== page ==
The Texas House gave an initial stamp of approval Wednesday to a bill that would classify fantasy sports as games of skill, not of chance, that are therefore legal.
Fantasy sports allows fans to draft real players from various sporting leagues to create a fictional team. The players’ real-time statistics are then compiled, and the team with the highest overall ranking wins. Fans can track their teams through websites or apps.
While critics say fantasy sports sites are hubs for illegal online gambling, others contend the games are based on skill and are therefore legitimate. Lawmakers have filed similar measures in the past, but to no avail.
Attorney General Ken Paxton issued a nonbinding opinion in January 2016 equating fantasy sports sites to online gambling, which is illegal.
“House Bill 2303 simply seeks to clarify state law and confirm that skill-based fantasy sports are legal and therefore not an act of gambling,” Moody said. “It’s very similar to what 19 other states in the country have done in recent years, and the United States Congress made this change in 2006.”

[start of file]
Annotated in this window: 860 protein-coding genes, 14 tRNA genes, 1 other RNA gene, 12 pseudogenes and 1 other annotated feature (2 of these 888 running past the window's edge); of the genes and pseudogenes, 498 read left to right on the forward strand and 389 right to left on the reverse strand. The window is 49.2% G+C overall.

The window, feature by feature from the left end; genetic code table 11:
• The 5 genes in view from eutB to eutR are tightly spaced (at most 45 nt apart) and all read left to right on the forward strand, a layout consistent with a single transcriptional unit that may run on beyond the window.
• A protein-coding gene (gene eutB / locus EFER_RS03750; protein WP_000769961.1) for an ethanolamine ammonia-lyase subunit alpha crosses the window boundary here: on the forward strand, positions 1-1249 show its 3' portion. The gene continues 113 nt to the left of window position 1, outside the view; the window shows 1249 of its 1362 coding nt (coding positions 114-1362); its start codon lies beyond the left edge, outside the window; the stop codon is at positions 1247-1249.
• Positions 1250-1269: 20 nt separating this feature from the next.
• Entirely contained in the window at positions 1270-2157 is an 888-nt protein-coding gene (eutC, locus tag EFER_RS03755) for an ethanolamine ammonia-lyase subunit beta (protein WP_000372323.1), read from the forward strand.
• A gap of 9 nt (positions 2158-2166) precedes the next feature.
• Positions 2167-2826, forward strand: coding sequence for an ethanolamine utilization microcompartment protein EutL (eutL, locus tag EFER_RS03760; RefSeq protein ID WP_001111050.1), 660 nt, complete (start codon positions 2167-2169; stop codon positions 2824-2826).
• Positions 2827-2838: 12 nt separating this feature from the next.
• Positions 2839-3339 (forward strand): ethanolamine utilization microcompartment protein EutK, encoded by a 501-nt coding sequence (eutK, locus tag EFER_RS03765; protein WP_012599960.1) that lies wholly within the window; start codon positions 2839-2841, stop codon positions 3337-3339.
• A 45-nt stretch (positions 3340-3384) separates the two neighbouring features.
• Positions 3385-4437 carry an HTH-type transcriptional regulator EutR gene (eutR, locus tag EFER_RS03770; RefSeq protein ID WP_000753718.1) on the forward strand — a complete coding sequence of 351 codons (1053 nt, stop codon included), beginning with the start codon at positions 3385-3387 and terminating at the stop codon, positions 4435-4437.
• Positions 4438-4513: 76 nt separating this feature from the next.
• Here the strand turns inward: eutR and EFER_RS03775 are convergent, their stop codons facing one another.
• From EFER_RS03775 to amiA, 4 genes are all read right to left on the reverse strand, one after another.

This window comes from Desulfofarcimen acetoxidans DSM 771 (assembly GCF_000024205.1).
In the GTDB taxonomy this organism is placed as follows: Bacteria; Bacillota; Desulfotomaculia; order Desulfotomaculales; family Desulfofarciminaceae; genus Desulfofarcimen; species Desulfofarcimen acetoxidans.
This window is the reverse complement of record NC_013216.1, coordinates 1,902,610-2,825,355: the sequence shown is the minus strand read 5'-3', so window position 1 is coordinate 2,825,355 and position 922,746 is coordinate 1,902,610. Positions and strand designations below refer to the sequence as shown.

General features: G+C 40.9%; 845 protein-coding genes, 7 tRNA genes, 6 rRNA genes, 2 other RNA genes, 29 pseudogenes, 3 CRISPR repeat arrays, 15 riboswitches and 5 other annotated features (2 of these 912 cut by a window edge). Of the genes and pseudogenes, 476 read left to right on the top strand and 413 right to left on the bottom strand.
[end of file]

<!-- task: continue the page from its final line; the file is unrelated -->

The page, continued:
Moody’s bill is likely to be the vehicle for fantasy sports legislation this session since two other similar pieces of legislation by state Rep. Richard Peña Raymond, D-Laredo, and state Sen. Lois Kolkhorst, R-Brenham, have yet to gain traction. Raymond’s bill failed to muster enough support to pass a House committee.
The Texas Fantasy Sports Alliance — a group backed by paid sites FanDuel and DraftKings, which allow Texans to compete for prizes based off their virtual teams — has pressed lawmakers to advance fantasy sports legislation.
Recently, the group issued a statement lauding Moody for championing legislation that protects Texans’ right to participate in fantasy sports contests.
“We look forward to continued progress in the Texas Legislature to protect fantasy sports players and Texas-based businesses supporting this industry and this much-need[ed] modernization of the Texas Penal Code,” spokesman Scott Dunaway said in a statement.
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